Diverse populations of intrinsic cholinergic interneurons in the mouse olfactory bulb

Department of Biological Sciences, University of Maryland, Baltimore County, Baltimore, MD 21250, USA.
Neuroscience (Impact Factor: 3.36). 04/2012; 213:161-78. DOI: 10.1016/j.neuroscience.2012.04.024
Source: PubMed


Cholinergic activities affect olfactory bulb (OB) information processing and associated learning and memory. However, the presence of intrinsic cholinergic interneurons in the OB remains controversial. As a result, morphological and functional properties of these cells are largely undetermined. We characterized cholinergic interneurons using transgenic mice that selectively mark choline acetyltransferase (ChAT)-expressing cells and immunolabeling. We found a significant number of intrinsic cholinergic interneurons in the OB. These interneurons reside primarily in the glomerular layer (GL) and external plexiform layer (EPL) and exhibit diverse distribution patterns of nerve processes, indicating functional heterogeneity. Further, we found these neurons express ChAT and vesicular acetylcholine transporter (VAChT), but do not immunoreact to glutamatergic, GABAergic or dopaminergic markers and are distinct from calretinin-expressing interneurons. Interestingly, the cholinergic population partially overlaps with the calbindin D28K-expressing interneuron population, revealing the neurotransmitter identity of this sub-population. Additionally, we quantitatively determined the density of VAChT labeled cholinergic nerve fibers in various layers of the OB, as well as the intensity of VAChT immunoreactivity within the GL, suggesting primary sites of cholinergic actions. Taken together, our results provide clear evidence showing the presence of a significant number of cholinergic interneurons and that these morphologically and distributionally diverse interneurons make up complex local cholinergic networks in the OB. Thus, our results suggest that olfactory information processing is modulated by dual cholinergic systems of local interneuron networks and centrifugal projections.

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    • "Cholinergic input to the OB is provided primarily by axons of neurons whose cell bodies reside in the HDB in the basal forebrain (Wenk et al., 1980; Senut et al., 1989). While a more recent study has demonstrated the presence of choline acetyltransferase (ChAT)expressing neurons within the OB itself (Krosnowski et al., 2012), "
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    ABSTRACT: The tractable, layered architecture of the olfactory bulb (OB), and its function as a relay between odor input and higher cortical processing, makes it an attractive model to study how sensory information is processed at a synaptic and circuit level. The OB is also the recipient of strong neuromodulatory inputs, chief among them being the central cholinergic system. Cholinergic axons from the basal forebrain modulate the activity of various cells and synapses within the OB, particularly the numerous dendrodendritic synapses, resulting in highly variable responses of OB neurons to odor input that is dependent upon the behavioral state of the animal. Behavioral, electrophysiological, anatomical, and computational studies examining the function of muscarinic and nicotinic cholinergic receptors expressed in the OB have provided valuable insights into the role of acetylcholine (ACh) in regulating its function. We here review various studies examining the modulation of OB function by cholinergic fibers and their target receptors, and provide putative models describing the role that cholinergic receptor activation might play in the encoding of odor information.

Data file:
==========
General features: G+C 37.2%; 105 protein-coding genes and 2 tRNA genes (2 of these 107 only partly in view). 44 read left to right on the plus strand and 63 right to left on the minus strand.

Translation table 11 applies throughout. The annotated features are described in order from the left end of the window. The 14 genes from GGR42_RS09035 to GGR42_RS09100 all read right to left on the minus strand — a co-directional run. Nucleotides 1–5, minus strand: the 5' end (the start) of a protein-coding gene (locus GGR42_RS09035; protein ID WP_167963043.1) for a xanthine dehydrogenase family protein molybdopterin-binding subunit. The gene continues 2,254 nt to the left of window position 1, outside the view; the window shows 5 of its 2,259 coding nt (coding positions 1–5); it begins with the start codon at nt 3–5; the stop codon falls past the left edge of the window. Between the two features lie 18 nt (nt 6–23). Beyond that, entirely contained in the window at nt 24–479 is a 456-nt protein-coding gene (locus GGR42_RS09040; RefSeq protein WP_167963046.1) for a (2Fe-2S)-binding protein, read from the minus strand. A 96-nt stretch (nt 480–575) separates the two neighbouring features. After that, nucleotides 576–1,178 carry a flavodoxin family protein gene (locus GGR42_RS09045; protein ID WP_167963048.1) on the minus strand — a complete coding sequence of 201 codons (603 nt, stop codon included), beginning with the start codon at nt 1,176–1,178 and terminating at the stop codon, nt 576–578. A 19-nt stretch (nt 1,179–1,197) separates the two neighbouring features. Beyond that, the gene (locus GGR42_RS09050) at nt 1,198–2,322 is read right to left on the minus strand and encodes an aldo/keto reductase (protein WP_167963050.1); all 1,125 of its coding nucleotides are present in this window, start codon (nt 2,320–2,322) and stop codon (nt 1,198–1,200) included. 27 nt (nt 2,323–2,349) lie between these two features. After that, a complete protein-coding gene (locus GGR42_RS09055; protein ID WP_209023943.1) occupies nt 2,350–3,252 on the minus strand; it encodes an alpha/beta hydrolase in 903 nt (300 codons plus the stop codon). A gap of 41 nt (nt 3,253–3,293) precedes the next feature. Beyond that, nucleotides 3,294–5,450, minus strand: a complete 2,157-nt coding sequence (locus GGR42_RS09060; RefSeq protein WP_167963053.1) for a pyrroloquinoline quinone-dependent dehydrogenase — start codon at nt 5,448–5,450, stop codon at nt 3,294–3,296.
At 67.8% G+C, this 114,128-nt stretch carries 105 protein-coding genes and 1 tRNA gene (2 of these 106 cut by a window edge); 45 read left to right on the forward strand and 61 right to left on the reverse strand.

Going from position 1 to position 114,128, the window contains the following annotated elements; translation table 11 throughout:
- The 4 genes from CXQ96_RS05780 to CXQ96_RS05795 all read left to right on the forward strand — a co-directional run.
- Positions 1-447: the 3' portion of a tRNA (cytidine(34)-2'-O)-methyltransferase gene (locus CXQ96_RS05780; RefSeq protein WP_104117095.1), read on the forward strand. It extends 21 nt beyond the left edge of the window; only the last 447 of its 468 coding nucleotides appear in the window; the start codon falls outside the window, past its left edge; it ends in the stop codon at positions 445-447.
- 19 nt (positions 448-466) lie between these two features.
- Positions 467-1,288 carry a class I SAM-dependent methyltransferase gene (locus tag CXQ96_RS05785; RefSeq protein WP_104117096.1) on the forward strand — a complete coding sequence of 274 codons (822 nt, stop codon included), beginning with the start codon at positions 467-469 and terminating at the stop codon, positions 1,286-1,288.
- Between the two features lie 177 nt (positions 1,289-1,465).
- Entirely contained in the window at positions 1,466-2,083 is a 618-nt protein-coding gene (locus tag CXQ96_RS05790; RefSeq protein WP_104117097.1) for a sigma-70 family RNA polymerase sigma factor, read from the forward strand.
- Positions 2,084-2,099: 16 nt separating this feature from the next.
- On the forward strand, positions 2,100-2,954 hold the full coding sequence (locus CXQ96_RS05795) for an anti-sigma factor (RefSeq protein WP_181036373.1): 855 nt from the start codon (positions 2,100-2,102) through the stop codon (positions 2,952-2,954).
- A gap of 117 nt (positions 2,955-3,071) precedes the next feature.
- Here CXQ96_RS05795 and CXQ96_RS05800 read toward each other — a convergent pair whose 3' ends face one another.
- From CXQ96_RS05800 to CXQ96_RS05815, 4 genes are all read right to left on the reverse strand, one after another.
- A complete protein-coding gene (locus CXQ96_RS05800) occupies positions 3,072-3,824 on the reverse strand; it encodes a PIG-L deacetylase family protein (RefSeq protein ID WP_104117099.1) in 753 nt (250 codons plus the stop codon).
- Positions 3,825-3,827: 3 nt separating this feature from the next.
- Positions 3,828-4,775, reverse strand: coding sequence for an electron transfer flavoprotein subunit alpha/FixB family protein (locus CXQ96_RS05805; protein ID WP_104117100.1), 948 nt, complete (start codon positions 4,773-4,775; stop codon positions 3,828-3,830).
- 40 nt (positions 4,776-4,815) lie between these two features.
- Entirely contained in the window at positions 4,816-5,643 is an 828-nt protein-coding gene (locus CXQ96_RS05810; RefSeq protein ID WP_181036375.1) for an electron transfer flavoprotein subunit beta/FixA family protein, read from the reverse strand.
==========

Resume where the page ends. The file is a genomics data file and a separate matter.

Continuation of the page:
Full-text · Article · Sep 2014 · Frontiers in Synaptic Neuroscience
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    • "Cholinergic fibers from the horizontal limb of the diagonal band of Broca project to all bulbar layers, with the heaviest density occurring in the GL and EPL (Ichikawa and Hirata, 1986; Záborszky et al., 1986; Matsutani and Yamamoto, 2008); the OB itself appears to be devoid of intrinsic cholinergic neurons (Godfrey et al., 1980; Le Jeune and Jourdan, 1991; Butcher et al., 1992; Ichikawa et al., 1997), although this view has been more recently challenged (Krosnowski et al., 2012). The M2 agonist oxotremorine (10 μM) increases from −10.8 ± 1.1 pA/pF (CTL) to −12.4 ± 1.1 pA/pF the amplitude of the current (n = 13; p < 0.01; t-test for paired data), an effect which is paralleled by a 4.5 ± 0.8 mV hyperpolarization in current-clamp conditions (n = 9; p < 0.001; t-test for paired data). "